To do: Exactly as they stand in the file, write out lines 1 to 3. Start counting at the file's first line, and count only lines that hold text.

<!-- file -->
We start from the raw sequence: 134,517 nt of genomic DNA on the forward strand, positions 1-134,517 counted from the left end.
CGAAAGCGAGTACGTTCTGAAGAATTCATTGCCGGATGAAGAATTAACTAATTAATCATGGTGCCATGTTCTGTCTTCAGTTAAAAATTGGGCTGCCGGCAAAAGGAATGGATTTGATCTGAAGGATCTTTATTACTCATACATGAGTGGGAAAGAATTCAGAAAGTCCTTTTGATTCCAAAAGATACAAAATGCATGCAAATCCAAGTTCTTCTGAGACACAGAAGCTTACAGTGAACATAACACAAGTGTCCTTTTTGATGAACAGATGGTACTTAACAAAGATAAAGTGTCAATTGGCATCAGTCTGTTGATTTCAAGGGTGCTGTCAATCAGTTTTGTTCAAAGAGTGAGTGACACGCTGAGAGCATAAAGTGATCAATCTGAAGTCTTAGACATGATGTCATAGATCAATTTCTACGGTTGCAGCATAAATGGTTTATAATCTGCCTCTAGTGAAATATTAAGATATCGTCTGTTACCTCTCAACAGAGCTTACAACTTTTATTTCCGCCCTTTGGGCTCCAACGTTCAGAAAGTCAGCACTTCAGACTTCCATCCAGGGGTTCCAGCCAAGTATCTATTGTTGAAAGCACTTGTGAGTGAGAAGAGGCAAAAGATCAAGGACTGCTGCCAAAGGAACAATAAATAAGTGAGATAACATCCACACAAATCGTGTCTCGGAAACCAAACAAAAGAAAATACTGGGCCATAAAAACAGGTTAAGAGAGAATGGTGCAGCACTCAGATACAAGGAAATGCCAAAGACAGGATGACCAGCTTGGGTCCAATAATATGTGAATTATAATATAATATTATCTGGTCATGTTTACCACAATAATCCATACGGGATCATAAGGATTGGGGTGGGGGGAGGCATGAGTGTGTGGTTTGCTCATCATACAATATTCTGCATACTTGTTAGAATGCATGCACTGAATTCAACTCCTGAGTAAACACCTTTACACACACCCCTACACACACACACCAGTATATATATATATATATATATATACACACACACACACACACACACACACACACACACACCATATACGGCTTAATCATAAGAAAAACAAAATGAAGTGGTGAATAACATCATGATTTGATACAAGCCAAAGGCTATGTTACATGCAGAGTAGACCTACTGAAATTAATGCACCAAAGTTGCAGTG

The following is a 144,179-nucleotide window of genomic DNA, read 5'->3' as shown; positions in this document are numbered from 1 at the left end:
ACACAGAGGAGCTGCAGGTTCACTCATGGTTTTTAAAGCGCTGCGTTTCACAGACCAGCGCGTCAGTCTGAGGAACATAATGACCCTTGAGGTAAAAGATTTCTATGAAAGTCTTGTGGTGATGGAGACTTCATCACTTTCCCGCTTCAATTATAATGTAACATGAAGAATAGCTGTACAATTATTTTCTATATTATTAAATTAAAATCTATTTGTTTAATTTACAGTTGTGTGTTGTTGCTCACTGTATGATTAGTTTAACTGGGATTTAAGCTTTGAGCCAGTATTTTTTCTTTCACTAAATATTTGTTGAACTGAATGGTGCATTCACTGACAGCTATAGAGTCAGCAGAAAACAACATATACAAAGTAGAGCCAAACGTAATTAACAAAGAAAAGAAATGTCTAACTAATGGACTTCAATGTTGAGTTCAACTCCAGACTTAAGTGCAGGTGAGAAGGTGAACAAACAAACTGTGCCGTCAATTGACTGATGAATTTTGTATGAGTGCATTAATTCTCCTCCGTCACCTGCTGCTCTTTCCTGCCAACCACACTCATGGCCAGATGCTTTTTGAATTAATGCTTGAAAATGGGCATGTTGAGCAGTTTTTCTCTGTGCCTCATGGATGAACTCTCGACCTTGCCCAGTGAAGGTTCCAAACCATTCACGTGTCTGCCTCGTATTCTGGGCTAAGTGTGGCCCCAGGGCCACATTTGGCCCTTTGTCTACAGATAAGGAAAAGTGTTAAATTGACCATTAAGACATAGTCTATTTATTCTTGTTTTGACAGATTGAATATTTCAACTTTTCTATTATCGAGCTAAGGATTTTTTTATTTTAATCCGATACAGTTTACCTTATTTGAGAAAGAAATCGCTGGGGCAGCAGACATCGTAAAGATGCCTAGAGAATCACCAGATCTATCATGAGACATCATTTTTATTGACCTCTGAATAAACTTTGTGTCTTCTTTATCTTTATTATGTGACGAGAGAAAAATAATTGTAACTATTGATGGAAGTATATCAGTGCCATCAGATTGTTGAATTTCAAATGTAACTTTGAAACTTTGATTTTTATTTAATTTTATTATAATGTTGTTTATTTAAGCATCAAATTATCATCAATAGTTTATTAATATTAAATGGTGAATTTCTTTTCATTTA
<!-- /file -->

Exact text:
We start from the raw sequence: 134,517 nt of genomic DNA on the forward strand, positions 1-134,517 counted from the left end.
CGAAAGCGAGTACGTTCTGAAGAATTCATTGCCGGATGAAGAATTAACTAATTAATCATGGTGCCATGTTCTGTCTTCAGTTAAAAATTGGGCTGCCGGCAAAAGGAATGGATTTGATCTGAAGGATCTTTATTACTCATACATGAGTGGGAAAGAATTCAGAAAGTCCTTTTGATTCCAAAAGATACAAAATGCATGCAAATCCAAGTTCTTCTGAGACACAGAAGCTTACAGTGAACATAACACAAGTGTCCTTTTTGATGAACAGATGGTACTTAACAAAGATAAAGTGTCAATTGGCATCAGTCTGTTGATTTCAAGGGTGCTGTCAATCAGTTTTGTTCAAAGAGTGAGTGACACGCTGAGAGCATAAAGTGATCAATCTGAAGTCTTAGACATGATGTCATAGATCAATTTCTACGGTTGCAGCATAAATGGTTTATAATCTGCCTCTAGTGAAATATTAAGATATCGTCTGTTACCTCTCAACAGAGCTTACAACTTTTATTTCCGCCCTTTGGGCTCCAACGTTCAGAAAGTCAGCACTTCAGACTTCCATCCAGGGGTTCCAGCCAAGTATCTATTGTTGAAAGCACTTGTGAGTGAGAAGAGGCAAAAGATCAAGGACTGCTGCCAAAGGAACAATAAATAAGTGAGATAACATCCACACAAATCGTGTCTCGGAAACCAAACAAAAGAAAATACTGGGCCATAAAAACAGGTTAAGAGAGAATGGTGCAGCACTCAGATACAAGGAAATGCCAAAGACAGGATGACCAGCTTGGGTCCAATAATATGTGAATTATAATATAATATTATCTGGTCATGTTTACCACAATAATCCATACGGGATCATAAGGATTGGGGTGGGGGGAGGCATGAGTGTGTGGTTTGCTCATCATACAATATTCTGCATACTTGTTAGAATGCATGCACTGAATTCAACTCCTGAGTAAACACCTTTACACACACCCCTACACACACACACCAGTATATATATATATATATATATATACACACACACACACACACACACACACACACACACACCATATACGGCTTAATCATAAGAAAAACAAAATGAAGTGGTGAATAACATCATGATTTGATACAAGCCAAAGGCTATGTTACATGCAGAGTAGACCTACTGAAATTAATGCACCAAAGTTGCAGTG

The following is a 144,179-nucleotide window of genomic DNA, read 5'->3' as shown; positions in this document are numbered from 1 at the left end: